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Hi,
I guess you could use Innova seats - to maintain access to the 'bedroom' via the front door, wouldn't an increase in the seat 'rail' help?
As in - if the passenger seat could be pushed forward all the way to the dashboard.. ?
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Old 31st August 2010, 09:33   #4
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The stock front seats of the Gypsy offer very little comfort for long hauling, though they are perfectly suited for off-roading. So an upgrade here has been long pending.

Checked out seats of various cars from the Swift to the Innova and while these offer fantastic comfort, due to their size they prevent access to the rear cabin from the front doors which is important if you have front facing seats in the rear. With the innova seats, you cant "flip over" completely without hitting the windshield and the space is barely enough for a child to crawl through.

So i decided to do a simple upgrade of the existing seats which were falling apart at the seams anyway. Caught hold of a local pappu and explained what I wanted. And because I had very low expectations from him in the first place, i think he did a reasonable job overall.

We cut and shaped extra Foam and stuck it over the existing seat: 1.5" at the base and 1" at the back. On top of this basic structure, an outer seat cover was cut and sewn over: simple 4 hour job in all!

Damages: Rs.2150.

Still not the most comfortable seat out there, but much , much better than before. And this one allows me unhindered access to the rear cabin.
Attached Thumbnails
Build Log: Converting the Gypsy into a mini-RV-yossarian_seats1.jpg  


Last edited by COUGAR : 31st August 2010 at 09:37.
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Old 31st August 2010, 09:48   #5
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i think gypsy is too small for RV standards. (a trailer can be added)
but nothing is impossible.

check out this link & attached images.
http://www.team-bhp.com/forum/modifi...away-home.html (Building a truck camper : Home away from home)
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Old 31st August 2010, 10:33   #6
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Quote:
Originally Posted by jeepster View Post
i think gypsy is too small for RV standards. (a trailer can be added)
Space is limited yes, but there is just about enough space for 2 adults to sleep in. Even now, with a bare rear cabin, we push the front seats to the most forward position, put a duffel bag in the seat well to use as a pillow and 2 adults can comfortably curl up in their sleeping bags on the floor. The only problem is the wheel wells intrude in the usable leg space.

What I am considering is putting in a fold-down seat on top of the wheel well that will be more bed like. There is also space for 3 small cabinets: 2 under-seat slide out lockable mini-cabinets (8"x22"x24") which should be useful to keep my camera and lens kits safe and secure or to keep a toolkit. There is also space for another much larger removable cabinet behind it useful for carrying stores on longer trips.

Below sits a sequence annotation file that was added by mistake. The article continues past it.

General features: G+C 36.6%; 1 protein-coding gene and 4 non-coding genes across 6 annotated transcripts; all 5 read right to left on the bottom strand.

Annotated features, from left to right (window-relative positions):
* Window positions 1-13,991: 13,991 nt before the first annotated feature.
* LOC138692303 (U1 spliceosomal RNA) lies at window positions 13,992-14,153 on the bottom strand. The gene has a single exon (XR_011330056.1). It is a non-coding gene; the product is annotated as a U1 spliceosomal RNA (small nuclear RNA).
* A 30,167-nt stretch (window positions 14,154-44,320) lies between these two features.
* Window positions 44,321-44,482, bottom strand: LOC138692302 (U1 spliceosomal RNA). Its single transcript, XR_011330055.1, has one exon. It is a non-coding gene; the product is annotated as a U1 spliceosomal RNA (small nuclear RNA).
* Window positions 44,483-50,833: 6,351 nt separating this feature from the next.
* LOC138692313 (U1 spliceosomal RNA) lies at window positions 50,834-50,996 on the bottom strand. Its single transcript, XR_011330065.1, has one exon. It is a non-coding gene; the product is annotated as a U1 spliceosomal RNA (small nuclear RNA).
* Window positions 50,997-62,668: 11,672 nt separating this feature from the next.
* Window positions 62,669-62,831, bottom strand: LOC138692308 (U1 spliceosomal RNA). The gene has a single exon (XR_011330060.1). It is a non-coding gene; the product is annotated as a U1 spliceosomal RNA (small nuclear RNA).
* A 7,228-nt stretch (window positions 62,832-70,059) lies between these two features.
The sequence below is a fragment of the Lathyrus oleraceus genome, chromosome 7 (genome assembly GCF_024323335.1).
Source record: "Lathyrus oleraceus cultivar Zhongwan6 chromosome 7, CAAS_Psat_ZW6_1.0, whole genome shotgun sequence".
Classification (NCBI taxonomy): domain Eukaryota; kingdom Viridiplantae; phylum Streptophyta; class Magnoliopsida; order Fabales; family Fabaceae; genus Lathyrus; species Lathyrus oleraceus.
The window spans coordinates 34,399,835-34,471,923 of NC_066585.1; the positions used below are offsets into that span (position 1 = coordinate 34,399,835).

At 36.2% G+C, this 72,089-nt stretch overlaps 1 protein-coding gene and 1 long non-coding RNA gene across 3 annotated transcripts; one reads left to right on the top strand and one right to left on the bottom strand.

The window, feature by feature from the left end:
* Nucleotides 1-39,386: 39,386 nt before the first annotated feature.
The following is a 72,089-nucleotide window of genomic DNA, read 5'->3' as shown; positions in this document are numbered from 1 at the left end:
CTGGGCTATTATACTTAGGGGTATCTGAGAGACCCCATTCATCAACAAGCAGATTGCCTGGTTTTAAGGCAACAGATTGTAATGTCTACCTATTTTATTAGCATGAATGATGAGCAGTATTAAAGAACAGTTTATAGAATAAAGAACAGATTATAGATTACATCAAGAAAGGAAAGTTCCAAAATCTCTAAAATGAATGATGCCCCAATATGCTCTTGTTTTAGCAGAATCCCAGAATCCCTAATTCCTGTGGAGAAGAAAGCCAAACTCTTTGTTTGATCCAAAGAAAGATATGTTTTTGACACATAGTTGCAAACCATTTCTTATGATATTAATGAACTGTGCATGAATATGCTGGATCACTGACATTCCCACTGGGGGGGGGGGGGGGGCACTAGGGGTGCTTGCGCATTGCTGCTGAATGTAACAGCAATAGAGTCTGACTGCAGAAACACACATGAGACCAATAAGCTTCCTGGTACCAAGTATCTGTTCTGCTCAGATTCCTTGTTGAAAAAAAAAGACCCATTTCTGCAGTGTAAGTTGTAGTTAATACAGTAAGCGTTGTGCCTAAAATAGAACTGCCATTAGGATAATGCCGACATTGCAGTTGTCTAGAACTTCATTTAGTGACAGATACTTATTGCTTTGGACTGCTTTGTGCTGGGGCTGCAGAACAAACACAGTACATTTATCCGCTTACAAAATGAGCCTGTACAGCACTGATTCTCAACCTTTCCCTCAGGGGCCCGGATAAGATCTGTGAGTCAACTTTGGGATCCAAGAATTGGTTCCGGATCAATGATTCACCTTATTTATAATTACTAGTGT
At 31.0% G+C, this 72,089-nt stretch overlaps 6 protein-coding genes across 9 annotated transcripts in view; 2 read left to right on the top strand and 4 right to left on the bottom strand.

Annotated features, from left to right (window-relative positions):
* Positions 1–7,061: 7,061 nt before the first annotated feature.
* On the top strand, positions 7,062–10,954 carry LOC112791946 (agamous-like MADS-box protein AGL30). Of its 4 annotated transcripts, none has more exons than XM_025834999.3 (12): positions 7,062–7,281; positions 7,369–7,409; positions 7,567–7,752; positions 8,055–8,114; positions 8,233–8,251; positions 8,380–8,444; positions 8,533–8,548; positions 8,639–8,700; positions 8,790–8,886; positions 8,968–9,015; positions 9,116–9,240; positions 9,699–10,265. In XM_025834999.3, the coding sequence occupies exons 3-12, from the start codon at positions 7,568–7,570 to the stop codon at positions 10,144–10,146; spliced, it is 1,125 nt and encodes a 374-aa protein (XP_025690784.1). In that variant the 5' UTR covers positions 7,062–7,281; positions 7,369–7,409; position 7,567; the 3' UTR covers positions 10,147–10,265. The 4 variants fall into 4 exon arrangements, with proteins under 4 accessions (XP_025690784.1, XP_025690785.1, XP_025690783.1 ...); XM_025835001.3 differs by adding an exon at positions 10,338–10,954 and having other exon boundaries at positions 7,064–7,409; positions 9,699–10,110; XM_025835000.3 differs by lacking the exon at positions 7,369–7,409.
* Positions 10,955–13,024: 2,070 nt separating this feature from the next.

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Old 31st August 2010, 12:14   #7
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I had read your blog a long time back. So now you are upto to get the gypsy spruced up.

I did the same stuff for my front seats and its much better now.
I too have front facing seats at the rear so the only way in is by sliding the front passenger seat.

The seats that i have fitted do not double up as a bed. I am not sure whether the bed seats would be readily available, maybe you will have to get that custom made or modify an existing one.

Regarding vent fans, where do you plan on installing them, on the body or on the hardtop?

CFL - have heard everything positive about it. Even heard the Bilstein B6 are good. Have not installed them myself yet.

Tyres - Go for Yoko Geo 215/75. Very nice on all terrains.

Good Luck for your project and keep posting WIP Pics.
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Old 31st August 2010, 15:56   #8
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Quote:
Originally Posted by Desmosedici View Post
I am not sure whether the bed seats would be readily available, maybe you will have to get that custom made or modify an existing one.
You are correct, these will be custom made. Anything that involves cutting up an existing seat will be a compromise so starting from the ground up.


Quote:
Originally Posted by Desmosedici View Post
Regarding vent fans, where do you plan on installing them, on the body or on the hardtop?
On the HT body at the rear. More on this later.


Quote:
Originally Posted by Desmosedici View Post
CFL - have heard everything positive about it. Even heard the Bilstein B6 are good. Have not installed them myself yet.
Yeah. But instead of jumping in and getting everything done in one shot, i plan to do this in stages. First replacing the tyres with the Yoko 215's. After checking the ride quality, changing the stock shocks to gas based ones (not sure about the brands and options, please advise) but retaining the existing leaf springs. If the ride quality is much improved at this point, then will take a final call on whether the CFL is actually needed.